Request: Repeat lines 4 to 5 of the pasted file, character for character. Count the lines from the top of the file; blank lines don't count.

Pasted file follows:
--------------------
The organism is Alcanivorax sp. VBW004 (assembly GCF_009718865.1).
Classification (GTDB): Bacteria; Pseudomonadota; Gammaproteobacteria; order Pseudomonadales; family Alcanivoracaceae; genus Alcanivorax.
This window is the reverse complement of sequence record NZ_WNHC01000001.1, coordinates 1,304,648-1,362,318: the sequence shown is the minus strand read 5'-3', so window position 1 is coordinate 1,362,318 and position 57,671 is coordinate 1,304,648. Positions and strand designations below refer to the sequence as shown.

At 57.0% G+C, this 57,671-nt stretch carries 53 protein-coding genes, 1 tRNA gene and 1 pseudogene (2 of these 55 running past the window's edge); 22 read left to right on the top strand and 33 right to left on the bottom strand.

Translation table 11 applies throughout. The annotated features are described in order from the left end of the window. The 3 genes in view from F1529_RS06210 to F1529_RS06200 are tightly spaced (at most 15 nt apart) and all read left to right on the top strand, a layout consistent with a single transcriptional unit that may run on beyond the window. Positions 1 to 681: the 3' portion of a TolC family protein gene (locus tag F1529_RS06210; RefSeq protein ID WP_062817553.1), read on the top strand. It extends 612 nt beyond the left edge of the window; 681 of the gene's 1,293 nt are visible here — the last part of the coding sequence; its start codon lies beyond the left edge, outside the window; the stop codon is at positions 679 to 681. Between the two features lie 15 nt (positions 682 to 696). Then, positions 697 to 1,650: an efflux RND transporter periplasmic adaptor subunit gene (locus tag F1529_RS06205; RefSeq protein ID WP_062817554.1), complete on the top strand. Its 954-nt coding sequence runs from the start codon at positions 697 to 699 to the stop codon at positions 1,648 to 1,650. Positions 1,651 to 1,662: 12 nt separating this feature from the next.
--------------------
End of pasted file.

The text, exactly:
At 57.0% G+C, this 57,671-nt stretch carries 53 protein-coding genes, 1 tRNA gene and 1 pseudogene (2 of these 55 running past the window's edge); 22 read left to right on the top strand and 33 right to left on the bottom strand.

Translation table 11 applies throughout. The annotated features are described in order from the left end of the window. The 3 genes in view from F1529_RS06210 to F1529_RS06200 are tightly spaced (at most 15 nt apart) and all read left to right on the top strand, a layout consistent with a single transcriptional unit that may run on beyond the window. Positions 1 to 681: the 3' portion of a TolC family protein gene (locus tag F1529_RS06210; RefSeq protein ID WP_062817553.1), read on the top strand. It extends 612 nt beyond the left edge of the window; 681 of the gene's 1,293 nt are visible here — the last part of the coding sequence; its start codon lies beyond the left edge, outside the window; the stop codon is at positions 679 to 681. Between the two features lie 15 nt (positions 682 to 696). Then, positions 697 to 1,650: an efflux RND transporter periplasmic adaptor subunit gene (locus tag F1529_RS06205; RefSeq protein ID WP_062817554.1), complete on the top strand. Its 954-nt coding sequence runs from the start codon at positions 697 to 699 to the stop codon at positions 1,648 to 1,650. Positions 1,651 to 1,662: 12 nt separating this feature from the next.